Tesla's New Alternating Motors
I hope you will allow me the privilege to say in the columns of your esteemed journal a few words in regard to an article which appeared in Industries of August 22, to which my attention has been called. In this article an attempt is made to criticize some of my inventions, notably those which you have described in your issue of August 6, 1890.
The writer begins by stating: “The motor depends on a shifting of the poles under certain conditions, a principle which has been already1 employed by Mr. A. Wright in his alternating current meter.” This is no surprise to me. It would rather have surprised me to learn that Mr. Wright has not yet employed the principle in his meter, considering what, before its appearance, was known of my work on motors, and more particularly of that of Schallenberger on meters. It has cost me years of thought to arrive at certain results, by many believed to be unattainable, for which there are now numerous claimants, and the number of these is rapidly increasing, like that of the colonels in the South after the war.
The writer then good-naturedly explains the theory of action of the motive device in Wright’s meter, which has greatly benefited me, for it is so long since I have arrived at this, and similar theories, that I had almost forgotten it. He then says: “Mr. Tesla has worked out some more or less complicated motors on this principle, but the curious point is that he has completely misunderstood the theory of the phenomena, and has got hold of the old fallacy of screening.” This may be curious, but how much more curious it is to find that the writer in Industries has completely misunderstood everything himself. I like nothing better than just criticism of my work, even if it be severe, but when the critic assumes a certain “l’état c’est moi” air of unquestioned competency I want him to know what he is writing about. How little the writer in Industries seems to know about the matter is painfully apparent when he connects the phenomenon in Wright’s meter with the subject he has under consideration. His further remark, “He (Mr. Tesla) winds his secondary of iron instead of copper and thinks the effect is produced magnetically,” is illustrative of the care with which he has perused the description of the devices contained in the issue of The Electrical Engineer above referred to.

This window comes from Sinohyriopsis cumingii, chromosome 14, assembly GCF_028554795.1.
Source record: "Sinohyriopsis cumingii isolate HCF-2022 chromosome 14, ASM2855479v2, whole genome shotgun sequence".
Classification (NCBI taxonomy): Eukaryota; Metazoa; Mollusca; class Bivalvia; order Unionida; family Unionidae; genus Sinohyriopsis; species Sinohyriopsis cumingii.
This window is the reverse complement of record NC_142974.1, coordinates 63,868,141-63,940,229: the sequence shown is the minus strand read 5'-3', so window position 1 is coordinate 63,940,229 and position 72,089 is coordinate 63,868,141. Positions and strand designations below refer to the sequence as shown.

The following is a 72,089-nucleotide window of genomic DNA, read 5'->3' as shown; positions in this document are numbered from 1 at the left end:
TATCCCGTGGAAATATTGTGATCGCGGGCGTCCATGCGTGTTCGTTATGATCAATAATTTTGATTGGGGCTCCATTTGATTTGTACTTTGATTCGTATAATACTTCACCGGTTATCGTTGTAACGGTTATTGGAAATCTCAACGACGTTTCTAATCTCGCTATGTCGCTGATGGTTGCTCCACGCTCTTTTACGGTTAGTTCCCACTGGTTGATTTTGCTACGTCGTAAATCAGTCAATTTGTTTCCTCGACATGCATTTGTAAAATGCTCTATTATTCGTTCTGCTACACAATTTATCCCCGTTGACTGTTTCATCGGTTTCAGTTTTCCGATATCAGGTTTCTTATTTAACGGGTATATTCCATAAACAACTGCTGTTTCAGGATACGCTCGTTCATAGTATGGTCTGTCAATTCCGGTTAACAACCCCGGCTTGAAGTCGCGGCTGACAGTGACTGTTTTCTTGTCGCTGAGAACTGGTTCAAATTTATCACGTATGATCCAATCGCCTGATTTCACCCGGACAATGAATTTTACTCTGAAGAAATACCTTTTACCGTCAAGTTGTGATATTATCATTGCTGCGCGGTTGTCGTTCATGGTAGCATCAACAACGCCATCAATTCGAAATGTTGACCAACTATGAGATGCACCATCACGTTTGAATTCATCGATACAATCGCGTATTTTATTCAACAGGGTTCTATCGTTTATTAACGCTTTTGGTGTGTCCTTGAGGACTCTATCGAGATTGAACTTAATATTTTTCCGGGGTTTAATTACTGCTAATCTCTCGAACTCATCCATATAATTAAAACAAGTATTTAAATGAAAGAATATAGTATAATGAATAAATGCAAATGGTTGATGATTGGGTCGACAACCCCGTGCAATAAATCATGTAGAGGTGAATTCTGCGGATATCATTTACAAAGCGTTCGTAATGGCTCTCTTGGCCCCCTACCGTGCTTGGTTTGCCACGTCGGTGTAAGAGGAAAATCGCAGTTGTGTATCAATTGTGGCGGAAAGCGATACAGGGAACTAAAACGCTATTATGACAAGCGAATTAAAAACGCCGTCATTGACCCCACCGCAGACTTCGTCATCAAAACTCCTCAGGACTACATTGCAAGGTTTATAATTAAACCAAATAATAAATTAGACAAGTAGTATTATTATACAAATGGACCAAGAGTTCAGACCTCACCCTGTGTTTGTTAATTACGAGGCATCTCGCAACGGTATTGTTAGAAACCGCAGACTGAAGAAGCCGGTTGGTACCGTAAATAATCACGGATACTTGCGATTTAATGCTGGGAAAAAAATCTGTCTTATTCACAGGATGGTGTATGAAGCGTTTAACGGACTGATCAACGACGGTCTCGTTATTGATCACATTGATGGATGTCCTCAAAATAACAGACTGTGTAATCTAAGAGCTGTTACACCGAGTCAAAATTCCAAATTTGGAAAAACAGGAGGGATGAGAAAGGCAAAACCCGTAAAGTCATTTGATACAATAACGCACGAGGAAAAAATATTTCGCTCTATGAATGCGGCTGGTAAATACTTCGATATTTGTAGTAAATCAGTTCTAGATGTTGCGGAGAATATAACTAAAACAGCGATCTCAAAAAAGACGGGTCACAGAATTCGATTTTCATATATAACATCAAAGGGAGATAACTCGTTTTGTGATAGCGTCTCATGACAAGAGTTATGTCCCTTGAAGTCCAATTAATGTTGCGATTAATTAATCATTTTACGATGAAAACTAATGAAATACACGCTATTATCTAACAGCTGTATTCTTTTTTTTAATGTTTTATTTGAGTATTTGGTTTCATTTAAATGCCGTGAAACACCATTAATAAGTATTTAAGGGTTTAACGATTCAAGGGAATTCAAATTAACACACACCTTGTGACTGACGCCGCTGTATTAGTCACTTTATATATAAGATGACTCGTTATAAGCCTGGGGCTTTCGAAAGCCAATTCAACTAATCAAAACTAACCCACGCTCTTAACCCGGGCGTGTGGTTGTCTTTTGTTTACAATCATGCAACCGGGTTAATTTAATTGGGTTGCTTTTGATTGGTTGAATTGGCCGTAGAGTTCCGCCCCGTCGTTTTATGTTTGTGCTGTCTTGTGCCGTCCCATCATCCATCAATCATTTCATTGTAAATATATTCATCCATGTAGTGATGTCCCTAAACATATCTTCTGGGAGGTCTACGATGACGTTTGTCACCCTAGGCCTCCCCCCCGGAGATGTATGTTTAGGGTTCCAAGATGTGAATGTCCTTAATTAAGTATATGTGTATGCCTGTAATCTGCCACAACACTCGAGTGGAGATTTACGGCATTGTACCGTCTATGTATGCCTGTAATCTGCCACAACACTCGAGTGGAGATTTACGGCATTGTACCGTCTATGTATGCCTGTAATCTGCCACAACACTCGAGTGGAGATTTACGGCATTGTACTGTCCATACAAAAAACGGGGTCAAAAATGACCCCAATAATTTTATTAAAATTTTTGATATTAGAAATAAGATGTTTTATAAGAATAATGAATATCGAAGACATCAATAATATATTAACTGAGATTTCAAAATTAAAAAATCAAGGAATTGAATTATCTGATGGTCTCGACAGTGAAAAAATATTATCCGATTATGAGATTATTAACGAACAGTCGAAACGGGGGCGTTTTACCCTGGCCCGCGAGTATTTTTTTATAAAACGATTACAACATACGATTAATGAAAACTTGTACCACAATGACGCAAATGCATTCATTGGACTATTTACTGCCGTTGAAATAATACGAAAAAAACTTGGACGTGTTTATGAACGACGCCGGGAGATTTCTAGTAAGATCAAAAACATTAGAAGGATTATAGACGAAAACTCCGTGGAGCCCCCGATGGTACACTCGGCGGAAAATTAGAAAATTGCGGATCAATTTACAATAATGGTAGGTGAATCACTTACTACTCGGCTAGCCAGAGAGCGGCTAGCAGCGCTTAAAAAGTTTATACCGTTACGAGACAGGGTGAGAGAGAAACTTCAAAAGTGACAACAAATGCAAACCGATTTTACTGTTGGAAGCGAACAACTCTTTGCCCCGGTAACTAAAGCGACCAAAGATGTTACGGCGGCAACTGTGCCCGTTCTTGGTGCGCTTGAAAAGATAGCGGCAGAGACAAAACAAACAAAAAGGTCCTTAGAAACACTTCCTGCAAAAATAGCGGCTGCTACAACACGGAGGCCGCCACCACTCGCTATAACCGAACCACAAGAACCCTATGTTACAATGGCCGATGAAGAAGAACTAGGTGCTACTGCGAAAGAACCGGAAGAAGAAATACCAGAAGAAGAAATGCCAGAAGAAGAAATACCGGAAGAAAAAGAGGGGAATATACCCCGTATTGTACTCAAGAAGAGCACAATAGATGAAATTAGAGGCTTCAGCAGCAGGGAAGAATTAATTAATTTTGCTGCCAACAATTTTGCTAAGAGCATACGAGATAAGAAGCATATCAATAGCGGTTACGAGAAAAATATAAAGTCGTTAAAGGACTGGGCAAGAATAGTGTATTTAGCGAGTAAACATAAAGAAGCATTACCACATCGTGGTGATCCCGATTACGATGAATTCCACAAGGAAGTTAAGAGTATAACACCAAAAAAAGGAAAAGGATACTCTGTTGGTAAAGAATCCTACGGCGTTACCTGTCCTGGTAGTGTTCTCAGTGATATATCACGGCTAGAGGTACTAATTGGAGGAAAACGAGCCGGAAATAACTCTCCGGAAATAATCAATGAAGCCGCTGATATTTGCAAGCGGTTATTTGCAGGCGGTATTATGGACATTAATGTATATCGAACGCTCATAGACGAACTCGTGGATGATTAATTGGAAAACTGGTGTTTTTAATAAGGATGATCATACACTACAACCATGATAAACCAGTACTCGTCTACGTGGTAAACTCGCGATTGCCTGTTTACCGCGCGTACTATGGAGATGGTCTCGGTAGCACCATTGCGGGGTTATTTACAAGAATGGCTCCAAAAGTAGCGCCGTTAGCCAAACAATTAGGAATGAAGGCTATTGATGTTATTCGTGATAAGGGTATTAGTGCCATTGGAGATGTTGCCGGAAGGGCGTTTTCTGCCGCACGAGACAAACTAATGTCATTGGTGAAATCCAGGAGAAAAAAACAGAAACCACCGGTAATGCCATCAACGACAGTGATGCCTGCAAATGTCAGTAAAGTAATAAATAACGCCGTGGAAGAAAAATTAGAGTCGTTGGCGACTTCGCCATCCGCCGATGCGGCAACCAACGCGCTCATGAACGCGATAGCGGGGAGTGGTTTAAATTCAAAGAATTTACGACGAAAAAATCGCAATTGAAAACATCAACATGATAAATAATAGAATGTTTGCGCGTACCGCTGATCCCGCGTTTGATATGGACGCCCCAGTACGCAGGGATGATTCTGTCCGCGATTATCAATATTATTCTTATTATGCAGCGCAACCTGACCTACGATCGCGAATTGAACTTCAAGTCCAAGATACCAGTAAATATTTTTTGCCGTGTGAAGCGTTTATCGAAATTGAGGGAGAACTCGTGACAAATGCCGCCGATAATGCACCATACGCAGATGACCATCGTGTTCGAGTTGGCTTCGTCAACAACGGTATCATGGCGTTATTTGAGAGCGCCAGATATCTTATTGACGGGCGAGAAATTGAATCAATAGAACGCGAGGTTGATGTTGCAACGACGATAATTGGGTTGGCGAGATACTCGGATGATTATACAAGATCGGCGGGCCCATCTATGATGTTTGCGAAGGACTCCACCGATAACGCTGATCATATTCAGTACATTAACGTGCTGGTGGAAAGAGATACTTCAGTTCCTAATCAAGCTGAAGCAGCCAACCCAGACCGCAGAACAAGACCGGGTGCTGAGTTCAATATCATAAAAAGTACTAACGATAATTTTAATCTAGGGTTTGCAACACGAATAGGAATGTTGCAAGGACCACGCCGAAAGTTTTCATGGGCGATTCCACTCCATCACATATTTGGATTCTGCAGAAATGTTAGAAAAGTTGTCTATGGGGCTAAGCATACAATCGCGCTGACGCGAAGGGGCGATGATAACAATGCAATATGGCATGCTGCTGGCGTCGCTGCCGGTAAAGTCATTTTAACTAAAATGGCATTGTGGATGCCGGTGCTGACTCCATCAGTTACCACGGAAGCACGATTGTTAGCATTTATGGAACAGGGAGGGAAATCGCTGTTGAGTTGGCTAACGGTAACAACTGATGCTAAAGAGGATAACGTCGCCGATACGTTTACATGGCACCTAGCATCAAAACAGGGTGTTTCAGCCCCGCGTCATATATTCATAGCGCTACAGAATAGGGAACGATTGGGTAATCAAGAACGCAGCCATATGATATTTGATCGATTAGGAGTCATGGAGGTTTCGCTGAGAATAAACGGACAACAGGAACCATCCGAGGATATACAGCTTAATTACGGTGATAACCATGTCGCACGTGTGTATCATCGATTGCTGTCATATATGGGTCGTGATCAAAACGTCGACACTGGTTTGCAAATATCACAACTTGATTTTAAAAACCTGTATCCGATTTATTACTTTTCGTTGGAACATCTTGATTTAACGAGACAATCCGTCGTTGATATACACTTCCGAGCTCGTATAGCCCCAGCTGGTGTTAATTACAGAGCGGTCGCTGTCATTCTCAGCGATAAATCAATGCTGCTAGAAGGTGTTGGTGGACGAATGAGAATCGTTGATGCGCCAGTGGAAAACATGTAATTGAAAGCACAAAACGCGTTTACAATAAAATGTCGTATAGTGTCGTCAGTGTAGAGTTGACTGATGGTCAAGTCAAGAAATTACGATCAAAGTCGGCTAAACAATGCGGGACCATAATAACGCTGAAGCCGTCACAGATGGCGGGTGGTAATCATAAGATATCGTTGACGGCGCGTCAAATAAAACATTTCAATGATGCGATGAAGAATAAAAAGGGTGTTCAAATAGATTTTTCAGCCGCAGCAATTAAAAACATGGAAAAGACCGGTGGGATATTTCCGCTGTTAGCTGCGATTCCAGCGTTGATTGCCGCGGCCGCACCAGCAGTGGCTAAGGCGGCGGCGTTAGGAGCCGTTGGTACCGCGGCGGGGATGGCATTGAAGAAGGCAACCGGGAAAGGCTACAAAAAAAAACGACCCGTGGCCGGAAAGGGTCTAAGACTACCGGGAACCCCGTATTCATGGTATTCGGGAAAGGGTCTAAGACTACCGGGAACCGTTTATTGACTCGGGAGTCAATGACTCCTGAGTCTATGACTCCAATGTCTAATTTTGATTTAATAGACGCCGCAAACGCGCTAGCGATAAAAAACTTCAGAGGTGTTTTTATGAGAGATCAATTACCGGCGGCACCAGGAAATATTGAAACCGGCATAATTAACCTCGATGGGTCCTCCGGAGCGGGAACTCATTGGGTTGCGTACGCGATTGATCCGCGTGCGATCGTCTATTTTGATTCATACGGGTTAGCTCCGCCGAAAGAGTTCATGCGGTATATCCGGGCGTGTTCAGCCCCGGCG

I take a motor having, say eight poles, and wrap the exciting coils of four alternate cores with fine insulated iron wire. When the current is started in these coils it encounters the effect of the closed magnetic circuit and is retarded. The magnetic lines set up at the start close to the iron wire around the coils and no free poles appear at first at the ends of the four cores. As the current rises in the coils more lines are set up, which crowd more and more in the fine iron wire until finally the same becomes saturated, or nearly so, when the shielding action of the iron wire ceases and free poles appear at the ends of the four protected cores. The effect of the iron wire, as will be seen, is two-fold. First, it retards the energizing current; and second, it delays the appearance of the free poles. To produce a still greater difference of phase in the magnetization of the protected and unprotected cores, I connect the iron wire surrounding the coils of the former in series with the coils of the latter, in which case, of course, the iron wire is preferably wound or connected differentially, after the fashion of the resistance coils in a bridge, so as to have no appreciable self-induction. In other cases I obtain the desired retardation in the appearance of the free poles on one set of cores by a magnetic shunt, which produces a greater retardation of the current and takes up at the start a certain number of the lines set up, but becomes saturated when the current in the exciting coils reaches a predetermined strength.